A new stream of stars has been found running through the constellation Aquarius, and astronomers think the group is all that's left of a smaller galaxy that was recently gobbled up by our home galaxy.
The Milky Way hosts more than a dozen known stellar streams, the remnants of satellite galaxies that were gravitationally torn apart and consumed. Most of the other streams loop around the plane of our disk-shaped galaxy, like octopus tentacles grasping a dinner plate.
But the newfound Aquarius stream is unique because it is embedded within the galactic plane.
Aquarius is the closest stellar stream to Earth yet found, stretching from 1,500 light-years to 30,000 light-years away, in the direction of its namesake constellation. It's also the youngest known stellar stream, since it likely formed when a dwarf galaxy was ripped apart 700 million years ago—a mere blink of the eye in cosmic terms.
"The stars themselves are quite old, though—ten billion years," said study leader Mary Williams, a postdoctoral researcher at the Astrophysical Institute Potsdam in Germany.
"So it is an old thing that has recently been eaten. Sort of like an old, moldy snack, I guess."
Stellar Immigrants Have Odd Orbits
Williams and her team found the elusive stellar stream as part of a project called the RAdial Velocity Experiment, or RAVE. Using a wide-field telescope at Siding Spring Observatory in Australia, the RAVE project has so far measured the movements of almost half a million stars in our galaxy.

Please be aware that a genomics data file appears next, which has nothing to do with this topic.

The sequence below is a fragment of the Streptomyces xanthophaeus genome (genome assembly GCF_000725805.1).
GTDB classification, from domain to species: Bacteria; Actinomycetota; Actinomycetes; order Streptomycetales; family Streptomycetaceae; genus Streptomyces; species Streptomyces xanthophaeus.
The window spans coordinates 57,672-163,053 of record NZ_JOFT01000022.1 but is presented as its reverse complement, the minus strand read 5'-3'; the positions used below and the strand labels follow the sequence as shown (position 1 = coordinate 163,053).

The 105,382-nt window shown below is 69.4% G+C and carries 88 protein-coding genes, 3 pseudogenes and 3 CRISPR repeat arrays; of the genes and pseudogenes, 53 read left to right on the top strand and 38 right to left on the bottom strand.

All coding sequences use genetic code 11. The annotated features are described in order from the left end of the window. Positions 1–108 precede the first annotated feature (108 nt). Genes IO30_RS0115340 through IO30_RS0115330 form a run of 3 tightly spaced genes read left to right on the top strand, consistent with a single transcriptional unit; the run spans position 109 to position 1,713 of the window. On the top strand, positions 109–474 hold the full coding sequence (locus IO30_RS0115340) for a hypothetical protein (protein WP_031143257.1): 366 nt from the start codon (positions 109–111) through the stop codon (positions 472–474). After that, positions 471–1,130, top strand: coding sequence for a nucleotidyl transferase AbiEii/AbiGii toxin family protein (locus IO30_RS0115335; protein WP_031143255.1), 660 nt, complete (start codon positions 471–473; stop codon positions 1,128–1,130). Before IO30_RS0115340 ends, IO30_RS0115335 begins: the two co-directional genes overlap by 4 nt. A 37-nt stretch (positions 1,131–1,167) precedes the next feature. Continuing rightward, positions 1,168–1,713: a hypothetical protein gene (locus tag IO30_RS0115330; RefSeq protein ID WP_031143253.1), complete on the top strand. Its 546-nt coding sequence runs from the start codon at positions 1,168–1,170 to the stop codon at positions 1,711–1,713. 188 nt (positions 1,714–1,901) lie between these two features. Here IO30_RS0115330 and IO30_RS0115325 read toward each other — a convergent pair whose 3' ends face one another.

"We now have enough stars to start doing some really interesting science, such as finding the Aquarius stream," Williams said.
The team can tell the Aquarius stream's stars didn't arise in the Milky Way because of the unusual way they move around the galactic center. (Related: "Mysterious Structures Balloon From Milky Way's Core.")
"We found a group of stars that have an aberrant ... motion through space," Williams said. Most stars orbit around the galactic center, the same way the planets orbit the sun. But the alien stars move together in a path that traces out a pattern similar to a rose with many petals.
"We are detecting the stream [now] as it traces the tip of one of the petals," Williams said. "The stars are turning around in their orbits from going outward to inward, toward the galaxy's center."
(Read about a planet found around a star in a stellar stream.)
By studying the Aquarius stream and other remnants of the Milky Way's past meals, scientists can understand not only the origins of our galaxy, but also its future.
"Our current understanding of galaxy formation does mean that our galaxy grew by merging with and eating others," Williams said. "Eventually it'll merge with the other big boy in the local group, the Andromeda Galaxy. But that's a long time off yet"—in about five billion years, astronomers predict.
The newfound Aquarius stream is described in a paper published in the February 20 issue of the Astrophysical Journal.